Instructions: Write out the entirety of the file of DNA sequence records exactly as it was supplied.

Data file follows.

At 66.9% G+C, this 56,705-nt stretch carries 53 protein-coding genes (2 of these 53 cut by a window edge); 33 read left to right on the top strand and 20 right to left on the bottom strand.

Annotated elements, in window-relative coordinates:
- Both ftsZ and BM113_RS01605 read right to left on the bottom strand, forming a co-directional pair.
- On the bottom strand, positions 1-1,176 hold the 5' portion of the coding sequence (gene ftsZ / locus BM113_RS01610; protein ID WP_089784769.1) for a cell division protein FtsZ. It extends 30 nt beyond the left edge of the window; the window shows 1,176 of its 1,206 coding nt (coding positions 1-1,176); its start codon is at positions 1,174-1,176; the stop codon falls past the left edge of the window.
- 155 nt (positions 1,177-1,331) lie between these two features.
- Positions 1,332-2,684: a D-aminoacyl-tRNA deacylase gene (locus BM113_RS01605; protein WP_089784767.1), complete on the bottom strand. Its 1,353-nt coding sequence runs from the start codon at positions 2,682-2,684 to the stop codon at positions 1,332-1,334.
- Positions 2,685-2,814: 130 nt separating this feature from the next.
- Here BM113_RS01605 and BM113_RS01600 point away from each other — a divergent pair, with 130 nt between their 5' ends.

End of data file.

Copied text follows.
At 66.9% G+C, this 56,705-nt stretch carries 53 protein-coding genes (2 of these 53 cut by a window edge); 33 read left to right on the top strand and 20 right to left on the bottom strand.

Annotated elements, in window-relative coordinates:
- Both ftsZ and BM113_RS01605 read right to left on the bottom strand, forming a co-directional pair.
- On the bottom strand, positions 1-1,176 hold the 5' portion of the coding sequence (gene ftsZ / locus BM113_RS01610; protein ID WP_089784769.1) for a cell division protein FtsZ. It extends 30 nt beyond the left edge of the window; the window shows 1,176 of its 1,206 coding nt (coding positions 1-1,176); its start codon is at positions 1,174-1,176; the stop codon falls past the left edge of the window.
- 155 nt (positions 1,177-1,331) lie between these two features.
- Positions 1,332-2,684: a D-aminoacyl-tRNA deacylase gene (locus BM113_RS01605; protein WP_089784767.1), complete on the bottom strand. Its 1,353-nt coding sequence runs from the start codon at positions 2,682-2,684 to the stop codon at positions 1,332-1,334.
- Positions 2,685-2,814: 130 nt separating this feature from the next.
- Here BM113_RS01605 and BM113_RS01600 point away from each other — a divergent pair, with 130 nt between their 5' ends.